Foreign correspondent to receive Lovejoy Award

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WATERVILLE (AP) – John F. Burns, a two-time Pulitzer Prize winner and The New York Times’ current bureau chief in Baghdad, is this year’s winner of Colby College’s annual Elijah Parish Lovejoy Award.

Burns, 62, is a longtime foreign correspondent for The New York Times who won the Pulitzer in 1993 for his coverage of the destruction of Sarajevo and war in Bosnia-Herzegovina and in 1997 for his coverage of the Taliban’s regime in Afghanistan.

He has covered the overthrow of the Taliban in Afghanistan and has been in Iraq since the lead-up to the war. Burns’ reporting activities have led to his arrest in China and Mozambique.

In July, he will become his newspaper’s London bureau chief. Burns will receive the award as well as an honorary doctor of laws degree from Colby in September.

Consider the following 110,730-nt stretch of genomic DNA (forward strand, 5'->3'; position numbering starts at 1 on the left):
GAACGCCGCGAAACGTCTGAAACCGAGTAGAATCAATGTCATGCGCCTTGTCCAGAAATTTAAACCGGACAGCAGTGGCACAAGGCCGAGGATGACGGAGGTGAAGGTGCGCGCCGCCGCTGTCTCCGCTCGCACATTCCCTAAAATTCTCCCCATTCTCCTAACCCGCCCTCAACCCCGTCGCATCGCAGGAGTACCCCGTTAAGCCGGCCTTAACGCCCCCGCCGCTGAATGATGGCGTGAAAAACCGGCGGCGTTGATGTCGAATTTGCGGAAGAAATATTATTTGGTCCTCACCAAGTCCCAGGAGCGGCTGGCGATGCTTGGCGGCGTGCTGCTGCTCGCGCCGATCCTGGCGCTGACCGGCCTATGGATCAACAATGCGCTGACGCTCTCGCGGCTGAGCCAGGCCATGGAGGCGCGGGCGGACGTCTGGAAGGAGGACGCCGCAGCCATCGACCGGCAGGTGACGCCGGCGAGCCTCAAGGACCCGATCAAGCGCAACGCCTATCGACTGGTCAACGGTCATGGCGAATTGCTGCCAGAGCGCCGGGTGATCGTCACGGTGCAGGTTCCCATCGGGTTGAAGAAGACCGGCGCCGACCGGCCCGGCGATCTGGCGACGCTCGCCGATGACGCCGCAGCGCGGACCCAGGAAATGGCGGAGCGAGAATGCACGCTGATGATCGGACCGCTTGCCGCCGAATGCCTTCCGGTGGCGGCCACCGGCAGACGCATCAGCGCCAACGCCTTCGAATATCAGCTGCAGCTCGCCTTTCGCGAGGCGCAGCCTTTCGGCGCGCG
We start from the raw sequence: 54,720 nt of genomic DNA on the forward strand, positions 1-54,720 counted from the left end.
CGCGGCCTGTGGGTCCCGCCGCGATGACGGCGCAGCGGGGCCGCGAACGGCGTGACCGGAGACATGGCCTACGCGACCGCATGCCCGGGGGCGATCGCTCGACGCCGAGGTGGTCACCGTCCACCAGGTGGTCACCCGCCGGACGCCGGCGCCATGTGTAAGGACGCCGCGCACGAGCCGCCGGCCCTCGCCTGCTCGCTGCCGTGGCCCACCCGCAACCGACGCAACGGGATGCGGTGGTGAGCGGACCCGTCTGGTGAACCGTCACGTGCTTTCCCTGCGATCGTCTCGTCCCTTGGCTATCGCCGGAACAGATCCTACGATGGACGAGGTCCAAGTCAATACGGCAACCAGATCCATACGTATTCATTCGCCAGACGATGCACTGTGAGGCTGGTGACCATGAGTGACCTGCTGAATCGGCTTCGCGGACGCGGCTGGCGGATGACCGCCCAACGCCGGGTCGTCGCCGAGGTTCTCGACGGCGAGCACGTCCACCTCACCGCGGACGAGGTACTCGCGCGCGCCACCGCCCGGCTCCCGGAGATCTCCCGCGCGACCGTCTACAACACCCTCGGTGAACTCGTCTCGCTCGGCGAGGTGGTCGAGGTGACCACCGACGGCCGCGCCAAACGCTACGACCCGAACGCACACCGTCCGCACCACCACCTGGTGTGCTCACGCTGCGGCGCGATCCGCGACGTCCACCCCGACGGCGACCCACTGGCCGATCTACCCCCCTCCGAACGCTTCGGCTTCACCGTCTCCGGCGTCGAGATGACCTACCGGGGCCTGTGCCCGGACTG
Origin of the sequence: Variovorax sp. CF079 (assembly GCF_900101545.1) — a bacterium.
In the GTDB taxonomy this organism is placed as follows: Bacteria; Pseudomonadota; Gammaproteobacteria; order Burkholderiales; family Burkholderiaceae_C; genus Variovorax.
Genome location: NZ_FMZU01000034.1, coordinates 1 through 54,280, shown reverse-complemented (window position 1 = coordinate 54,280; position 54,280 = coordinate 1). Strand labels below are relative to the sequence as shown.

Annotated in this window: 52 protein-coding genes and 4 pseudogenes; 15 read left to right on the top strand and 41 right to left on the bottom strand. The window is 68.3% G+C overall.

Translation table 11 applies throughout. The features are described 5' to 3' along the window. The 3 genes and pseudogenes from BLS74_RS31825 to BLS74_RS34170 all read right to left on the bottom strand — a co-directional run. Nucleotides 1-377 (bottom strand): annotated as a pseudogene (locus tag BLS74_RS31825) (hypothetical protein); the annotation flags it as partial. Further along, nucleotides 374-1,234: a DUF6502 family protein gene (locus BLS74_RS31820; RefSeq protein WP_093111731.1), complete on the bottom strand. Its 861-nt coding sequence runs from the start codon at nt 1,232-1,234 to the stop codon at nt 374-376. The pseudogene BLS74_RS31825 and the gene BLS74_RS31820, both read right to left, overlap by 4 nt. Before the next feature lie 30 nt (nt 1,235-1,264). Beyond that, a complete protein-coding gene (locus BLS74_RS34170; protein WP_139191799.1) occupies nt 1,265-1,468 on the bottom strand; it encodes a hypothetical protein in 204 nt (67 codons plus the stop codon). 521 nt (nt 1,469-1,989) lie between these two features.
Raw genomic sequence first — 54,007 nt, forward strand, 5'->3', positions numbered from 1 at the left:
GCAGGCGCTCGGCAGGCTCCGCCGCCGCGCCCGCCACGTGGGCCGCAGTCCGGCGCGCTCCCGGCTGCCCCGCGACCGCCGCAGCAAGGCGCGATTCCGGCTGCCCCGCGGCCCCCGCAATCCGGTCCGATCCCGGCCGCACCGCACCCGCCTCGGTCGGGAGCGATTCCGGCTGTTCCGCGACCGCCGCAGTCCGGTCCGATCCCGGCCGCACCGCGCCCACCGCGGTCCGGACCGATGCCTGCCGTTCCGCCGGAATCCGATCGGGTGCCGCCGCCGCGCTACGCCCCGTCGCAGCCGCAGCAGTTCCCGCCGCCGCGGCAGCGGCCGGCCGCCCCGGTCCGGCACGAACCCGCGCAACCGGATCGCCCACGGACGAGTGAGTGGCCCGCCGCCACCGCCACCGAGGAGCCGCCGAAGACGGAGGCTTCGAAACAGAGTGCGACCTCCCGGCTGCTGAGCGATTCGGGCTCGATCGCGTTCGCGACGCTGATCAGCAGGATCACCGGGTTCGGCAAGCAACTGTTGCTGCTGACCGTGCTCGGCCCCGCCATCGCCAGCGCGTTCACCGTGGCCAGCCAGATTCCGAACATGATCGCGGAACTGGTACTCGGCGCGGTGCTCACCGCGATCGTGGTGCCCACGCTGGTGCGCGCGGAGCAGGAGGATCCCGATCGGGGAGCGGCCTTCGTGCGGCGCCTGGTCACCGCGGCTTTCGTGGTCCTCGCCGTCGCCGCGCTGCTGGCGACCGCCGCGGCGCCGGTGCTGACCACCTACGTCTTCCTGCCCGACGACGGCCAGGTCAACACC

“John Burns has fashioned a distinguished career in journalism, a career marked by a courage that makes him an outstanding recipient of this important honor,” said Ann Marie Lipinski, editor of the Chicago Tribune and chairwoman of Colby’s Lovejoy Selection Committee. “John’s work from Beijing to Baghdad has often put him in harm’s way, and his dedication to the story in the most threatening of circumstances sounds a poignant echo to Elijah Parish Lovejoy’s work.”

The Lovejoy award, which was established in 1952, is named for a native of Albion, Maine, and an 1826 graduate of Colby who was killed in 1837, in Alton, Ill., while defending his abolitionist newspaper against a pro-slavery mob.

Last year’s recipient was Jerry Mitchell, an investigative reporter for the Clarion-Ledger in Jackson, Miss., whose journalistic efforts led to criminal convictions of Ku Klux Klansmen stemming from the Civil Rights era.

Other past recipients have included Studs Terkel, Bill Kovach, the late David Halberstam, Ellen Goodman and the late Daniel Pearl, who received the 2002 award posthumously.



On the Net: www.colby.edu/lovejoy

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